Next Up

The Top 19 Things Food-Safety Experts Won't Eat

July 18, 2016

Find out what foods top nutrition-safety experts around the country just won't touch. You may be surprised at what made the list.

1 / 19
Photo: Hero Images ©

The Food Safety Diet

Food safety experts live and breathe the words they preach (I call it the "food safety diet"). They have seen cases and read studies on what happens after eating high-risk foods and know the gruesome details of what happens when you eat tainted food. I asked nine other food-safety experts (besides myself!) which food they just won't touch. You’ll be surprised at what made the list.

Photo: Hero Images/Getty Images

More photos after this Ad

2 / 19
Photo: Juanmonino ©


"While food regulations have become more stringent and there are a plethora of policies in place for safe food handling and preparation practices, there are too many opportunities for mishandling for my liking. There are many chances for cross-contamination, especially when customers serve themselves. This can occur if a serving utensil ends up floating in a serving dish and anyone who touched the utensil previously had unclean hands. Improper temperature holding and insufficient cooling methods can also lead to the growth of unwanted bacteria." — Emily Ellis, MSc, quality assurance and research & development at Pellman Foods, Inc.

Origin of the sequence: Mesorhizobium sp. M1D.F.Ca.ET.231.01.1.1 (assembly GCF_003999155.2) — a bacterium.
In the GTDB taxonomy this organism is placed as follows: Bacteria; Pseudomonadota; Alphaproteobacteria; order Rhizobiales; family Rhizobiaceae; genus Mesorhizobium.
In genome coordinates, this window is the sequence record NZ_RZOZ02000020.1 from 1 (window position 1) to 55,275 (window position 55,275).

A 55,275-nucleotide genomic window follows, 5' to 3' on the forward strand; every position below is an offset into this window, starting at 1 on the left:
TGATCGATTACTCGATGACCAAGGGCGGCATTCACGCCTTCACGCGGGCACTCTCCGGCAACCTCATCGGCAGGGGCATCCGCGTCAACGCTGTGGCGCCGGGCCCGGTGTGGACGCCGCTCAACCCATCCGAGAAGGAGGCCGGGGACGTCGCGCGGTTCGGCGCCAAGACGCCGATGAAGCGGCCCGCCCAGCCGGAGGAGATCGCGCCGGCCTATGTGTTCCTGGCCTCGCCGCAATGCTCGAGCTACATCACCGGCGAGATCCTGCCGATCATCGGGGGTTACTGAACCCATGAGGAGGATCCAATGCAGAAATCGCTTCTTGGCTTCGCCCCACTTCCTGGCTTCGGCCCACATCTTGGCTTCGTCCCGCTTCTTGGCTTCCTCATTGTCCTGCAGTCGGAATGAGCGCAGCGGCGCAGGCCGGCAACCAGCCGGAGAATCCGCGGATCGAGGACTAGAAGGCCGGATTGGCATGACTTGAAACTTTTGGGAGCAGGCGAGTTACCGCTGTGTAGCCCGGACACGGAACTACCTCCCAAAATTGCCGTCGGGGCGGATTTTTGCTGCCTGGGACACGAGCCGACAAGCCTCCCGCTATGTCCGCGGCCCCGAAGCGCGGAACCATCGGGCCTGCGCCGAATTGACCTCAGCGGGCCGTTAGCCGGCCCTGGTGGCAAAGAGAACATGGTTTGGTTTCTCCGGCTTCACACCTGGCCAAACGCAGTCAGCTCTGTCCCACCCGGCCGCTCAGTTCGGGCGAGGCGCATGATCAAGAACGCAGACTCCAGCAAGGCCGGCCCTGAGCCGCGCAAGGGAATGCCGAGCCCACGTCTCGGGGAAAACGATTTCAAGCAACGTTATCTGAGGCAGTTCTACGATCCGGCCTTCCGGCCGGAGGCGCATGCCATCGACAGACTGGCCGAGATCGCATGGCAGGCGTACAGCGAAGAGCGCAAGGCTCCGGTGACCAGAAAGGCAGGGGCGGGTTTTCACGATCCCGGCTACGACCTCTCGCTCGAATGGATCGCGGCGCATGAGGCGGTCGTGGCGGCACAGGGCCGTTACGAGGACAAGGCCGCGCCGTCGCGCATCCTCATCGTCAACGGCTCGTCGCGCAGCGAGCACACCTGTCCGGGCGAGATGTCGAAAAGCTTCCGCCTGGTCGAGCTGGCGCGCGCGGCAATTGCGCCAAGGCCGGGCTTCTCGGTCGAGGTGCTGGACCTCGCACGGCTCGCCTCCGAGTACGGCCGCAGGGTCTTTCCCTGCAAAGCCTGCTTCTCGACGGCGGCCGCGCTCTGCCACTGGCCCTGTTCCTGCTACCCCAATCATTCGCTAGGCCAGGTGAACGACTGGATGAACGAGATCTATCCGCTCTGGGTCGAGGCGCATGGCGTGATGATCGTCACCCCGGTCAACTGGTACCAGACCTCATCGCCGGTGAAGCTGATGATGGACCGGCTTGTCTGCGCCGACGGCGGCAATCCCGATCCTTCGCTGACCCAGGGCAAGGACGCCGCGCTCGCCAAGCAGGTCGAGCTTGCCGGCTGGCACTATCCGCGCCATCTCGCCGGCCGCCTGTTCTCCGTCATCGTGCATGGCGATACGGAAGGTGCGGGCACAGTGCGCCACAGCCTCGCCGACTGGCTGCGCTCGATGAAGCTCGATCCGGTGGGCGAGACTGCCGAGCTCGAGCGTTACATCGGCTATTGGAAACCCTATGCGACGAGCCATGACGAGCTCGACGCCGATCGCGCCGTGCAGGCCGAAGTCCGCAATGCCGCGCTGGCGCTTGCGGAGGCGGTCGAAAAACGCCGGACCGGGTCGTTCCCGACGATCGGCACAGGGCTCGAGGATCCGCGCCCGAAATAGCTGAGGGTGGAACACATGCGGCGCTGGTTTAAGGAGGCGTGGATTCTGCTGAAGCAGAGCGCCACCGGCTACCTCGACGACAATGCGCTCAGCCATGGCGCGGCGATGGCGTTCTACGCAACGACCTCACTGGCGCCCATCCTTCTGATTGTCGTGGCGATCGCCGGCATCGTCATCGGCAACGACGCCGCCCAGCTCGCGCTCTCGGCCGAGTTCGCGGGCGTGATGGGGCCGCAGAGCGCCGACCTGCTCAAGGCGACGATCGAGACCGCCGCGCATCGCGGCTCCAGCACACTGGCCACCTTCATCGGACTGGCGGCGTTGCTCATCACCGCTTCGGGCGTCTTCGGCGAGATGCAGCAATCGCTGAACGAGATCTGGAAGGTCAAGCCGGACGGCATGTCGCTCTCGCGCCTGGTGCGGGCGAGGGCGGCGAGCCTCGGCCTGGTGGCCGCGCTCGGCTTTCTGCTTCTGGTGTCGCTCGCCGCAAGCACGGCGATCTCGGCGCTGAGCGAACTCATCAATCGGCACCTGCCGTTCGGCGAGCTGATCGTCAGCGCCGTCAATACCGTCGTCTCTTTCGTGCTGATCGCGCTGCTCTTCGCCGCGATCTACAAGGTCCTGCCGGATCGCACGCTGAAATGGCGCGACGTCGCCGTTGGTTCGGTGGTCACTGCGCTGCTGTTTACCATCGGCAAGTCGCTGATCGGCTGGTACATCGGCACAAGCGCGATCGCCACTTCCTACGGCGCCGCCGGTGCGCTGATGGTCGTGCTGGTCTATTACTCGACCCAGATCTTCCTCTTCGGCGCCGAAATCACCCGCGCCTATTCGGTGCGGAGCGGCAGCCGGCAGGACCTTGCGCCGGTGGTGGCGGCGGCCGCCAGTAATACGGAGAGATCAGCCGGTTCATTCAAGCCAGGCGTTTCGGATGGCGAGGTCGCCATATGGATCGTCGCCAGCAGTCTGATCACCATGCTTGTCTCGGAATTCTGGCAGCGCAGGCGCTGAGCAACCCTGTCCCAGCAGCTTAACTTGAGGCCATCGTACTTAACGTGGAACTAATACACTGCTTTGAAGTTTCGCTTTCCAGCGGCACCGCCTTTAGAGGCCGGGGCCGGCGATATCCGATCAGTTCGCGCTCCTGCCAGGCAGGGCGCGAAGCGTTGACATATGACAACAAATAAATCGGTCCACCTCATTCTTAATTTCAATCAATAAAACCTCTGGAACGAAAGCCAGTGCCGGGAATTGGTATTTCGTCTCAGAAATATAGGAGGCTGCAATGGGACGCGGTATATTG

Photo: Juan Monino/iStock

More photos after this Ad

3 / 19
Photo: Floortje ©

Sliced Lemons

"Many bars and restaurants serve a wedge of lemon or lime on the side of sodas, water or beer. I always ask for mine without it, or pull it off right away. I do not know who handled the lemon and if they washed their hands properly before slicing it." , M.S., R.D., nutrition expert and dietitian Toby Amidor author of The Greek Yogurt Kitchen

Photo: Floortje/iStock

More photos after this Ad

4 / 19
Photo: HandmadePictures ©

Raw Sprouts

"Despite the health benefits, I won't eat raw sprouts. I stay clear of any food with raw sprouts in it, because they have the propensity to cause foodborne illness just by their nature and also by how they are grown. Sprouts have been documented as being hosts for many foodborne-illness pathogens. The best conditions for sprouting also support the rapid growth of foodborne-illness pathogens if present in the seed. Recent foodborne-illness outbreaks associated with raw-sprouts consumption have included E. coli 0157, Salmonella and Listeria. I will consider eating sprouts, however, only if well cooked." — Daniel E. Archer, MPH, REHS, senior manager of food safety, workplace safety and environmental compliance for Stanford University Residence & Dining Enterprises (R&DE)

Photo: Handmadepictures/iStock

More photos after this Ad

Next Up

We Recommend